The Oxford Legal Assistance Programme was warmly endorsed at the end of its first year by the Law Board, which gave it the go-ahead for a further five-years.

The pilot year was full of regular clinics, held weekly, in cooperation with the local law firm Turpin and Miller. During these clinics Oxford’s law students assisted the solicitors in the immigration field by conducting preliminary interviews, taking statements, and generally imparting their time and knowledge in many of the initial steps which are necessary, yet practically time-consuming for attorneys. The students have contributed substantially in an area of law which is seriously under-resourced and have gained a great deal through the process as well. OLA has proven that Oxford University’s law students have a place in pro-bono and are fully capable of using their theoretical skills to impart a substantial benefit on the community.

This year the programme has seen a dramatic spike in interest both by the wider community and by the students themselves. The applicant rate has increased two-fold among students (over 100 this year, up from approximately 55 last year).

Oxford Legal Assistance has taken significant steps forward beyond a simple increase in willing volunteers. In the current  year Turpin and Miller, OLA’s partner law firm, has approved plans to allow students to assist in the area of debt in addition to the current focus on the immigration field. In addition to working directly with clients, OLA assistants are also involved in project research and document arrangement, thereby allowing the students a wider grasp of a law firm’s components and inner workings. In fact, last year the students researched and wrote an article which was subsequently published in regards to the programme. In addition,  OLA is proud to say that they have established a scheme with the Citizen’s Advice Bureau which will allow Oxford law students to take part in weekly clinics in the various areas of law the agency deals with.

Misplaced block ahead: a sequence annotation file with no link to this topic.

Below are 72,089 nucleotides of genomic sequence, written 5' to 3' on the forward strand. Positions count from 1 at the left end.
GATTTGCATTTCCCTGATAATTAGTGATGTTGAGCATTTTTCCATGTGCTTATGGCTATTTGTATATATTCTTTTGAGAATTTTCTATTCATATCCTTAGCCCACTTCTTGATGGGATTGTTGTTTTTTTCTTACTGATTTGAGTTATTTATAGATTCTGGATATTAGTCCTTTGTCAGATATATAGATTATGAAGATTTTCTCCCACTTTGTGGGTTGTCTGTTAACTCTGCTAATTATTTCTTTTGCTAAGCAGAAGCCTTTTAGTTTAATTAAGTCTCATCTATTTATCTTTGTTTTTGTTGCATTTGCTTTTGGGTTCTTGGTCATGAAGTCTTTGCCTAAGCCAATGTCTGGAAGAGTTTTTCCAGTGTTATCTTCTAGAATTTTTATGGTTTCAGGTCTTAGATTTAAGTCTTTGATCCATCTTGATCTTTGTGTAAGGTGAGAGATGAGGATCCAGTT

Overall OLA has been exactly what the students, the faculty, and the community has hoped for. Never has pro-bono looked so appealing to students or so beneficial to those in need of valuable legal aid. It seems that the success of Oxford Legal Assistance has proven that a well-organized and modest beginning can merit a truly bright future.


Jack Bradley-Seddon & Victoria Usova